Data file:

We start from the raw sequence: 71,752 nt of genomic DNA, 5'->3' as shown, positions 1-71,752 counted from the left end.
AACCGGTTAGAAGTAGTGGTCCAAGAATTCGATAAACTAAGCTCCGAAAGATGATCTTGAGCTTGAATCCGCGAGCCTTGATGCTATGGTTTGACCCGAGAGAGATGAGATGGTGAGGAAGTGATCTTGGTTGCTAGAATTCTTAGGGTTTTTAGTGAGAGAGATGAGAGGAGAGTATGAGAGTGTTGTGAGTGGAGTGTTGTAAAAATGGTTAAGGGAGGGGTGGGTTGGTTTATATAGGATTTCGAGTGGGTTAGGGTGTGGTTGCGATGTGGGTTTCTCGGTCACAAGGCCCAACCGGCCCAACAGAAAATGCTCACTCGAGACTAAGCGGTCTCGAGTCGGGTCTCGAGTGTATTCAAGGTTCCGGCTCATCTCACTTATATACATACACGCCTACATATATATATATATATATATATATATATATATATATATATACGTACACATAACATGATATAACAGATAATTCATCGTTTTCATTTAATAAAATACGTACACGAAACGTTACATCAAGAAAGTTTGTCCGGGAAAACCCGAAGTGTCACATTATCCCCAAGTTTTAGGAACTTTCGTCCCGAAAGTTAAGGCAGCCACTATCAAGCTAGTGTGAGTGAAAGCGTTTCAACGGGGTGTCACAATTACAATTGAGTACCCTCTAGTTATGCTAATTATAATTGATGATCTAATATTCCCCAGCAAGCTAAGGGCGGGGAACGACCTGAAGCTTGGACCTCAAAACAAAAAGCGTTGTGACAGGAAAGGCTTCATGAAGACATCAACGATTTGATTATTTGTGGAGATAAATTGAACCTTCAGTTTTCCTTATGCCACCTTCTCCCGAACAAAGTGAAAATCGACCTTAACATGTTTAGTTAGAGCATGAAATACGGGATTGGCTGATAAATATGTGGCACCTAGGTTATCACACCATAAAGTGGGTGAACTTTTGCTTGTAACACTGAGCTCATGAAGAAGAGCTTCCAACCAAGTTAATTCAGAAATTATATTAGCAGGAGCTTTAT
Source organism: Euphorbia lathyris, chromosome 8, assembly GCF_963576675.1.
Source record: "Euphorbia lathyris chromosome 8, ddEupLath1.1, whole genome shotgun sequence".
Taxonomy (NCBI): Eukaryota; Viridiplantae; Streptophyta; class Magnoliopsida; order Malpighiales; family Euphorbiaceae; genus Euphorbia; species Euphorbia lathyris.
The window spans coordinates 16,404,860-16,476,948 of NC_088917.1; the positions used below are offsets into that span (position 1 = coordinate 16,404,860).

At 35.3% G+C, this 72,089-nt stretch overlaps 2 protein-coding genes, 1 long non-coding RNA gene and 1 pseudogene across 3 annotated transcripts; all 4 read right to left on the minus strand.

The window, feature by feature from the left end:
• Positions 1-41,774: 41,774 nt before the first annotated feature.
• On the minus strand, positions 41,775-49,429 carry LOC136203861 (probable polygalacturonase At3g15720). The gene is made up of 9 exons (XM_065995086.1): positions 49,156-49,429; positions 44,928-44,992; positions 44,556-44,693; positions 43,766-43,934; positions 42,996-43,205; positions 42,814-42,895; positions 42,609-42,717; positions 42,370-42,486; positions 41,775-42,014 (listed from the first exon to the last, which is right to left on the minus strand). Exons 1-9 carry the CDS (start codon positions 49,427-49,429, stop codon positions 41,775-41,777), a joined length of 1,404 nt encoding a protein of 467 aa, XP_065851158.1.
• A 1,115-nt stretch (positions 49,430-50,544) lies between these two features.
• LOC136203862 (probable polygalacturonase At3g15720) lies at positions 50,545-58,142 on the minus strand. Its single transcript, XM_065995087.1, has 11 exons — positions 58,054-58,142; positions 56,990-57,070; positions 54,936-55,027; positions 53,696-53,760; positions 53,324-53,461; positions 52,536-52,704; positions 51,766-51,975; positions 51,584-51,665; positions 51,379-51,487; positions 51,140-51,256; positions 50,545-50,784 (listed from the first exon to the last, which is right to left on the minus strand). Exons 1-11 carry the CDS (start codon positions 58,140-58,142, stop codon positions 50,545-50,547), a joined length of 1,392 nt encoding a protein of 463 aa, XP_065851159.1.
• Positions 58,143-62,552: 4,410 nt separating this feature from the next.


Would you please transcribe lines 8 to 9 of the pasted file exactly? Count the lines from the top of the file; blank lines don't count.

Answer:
The window, feature by feature from the left end:
• Positions 1-41,774: 41,774 nt before the first annotated feature.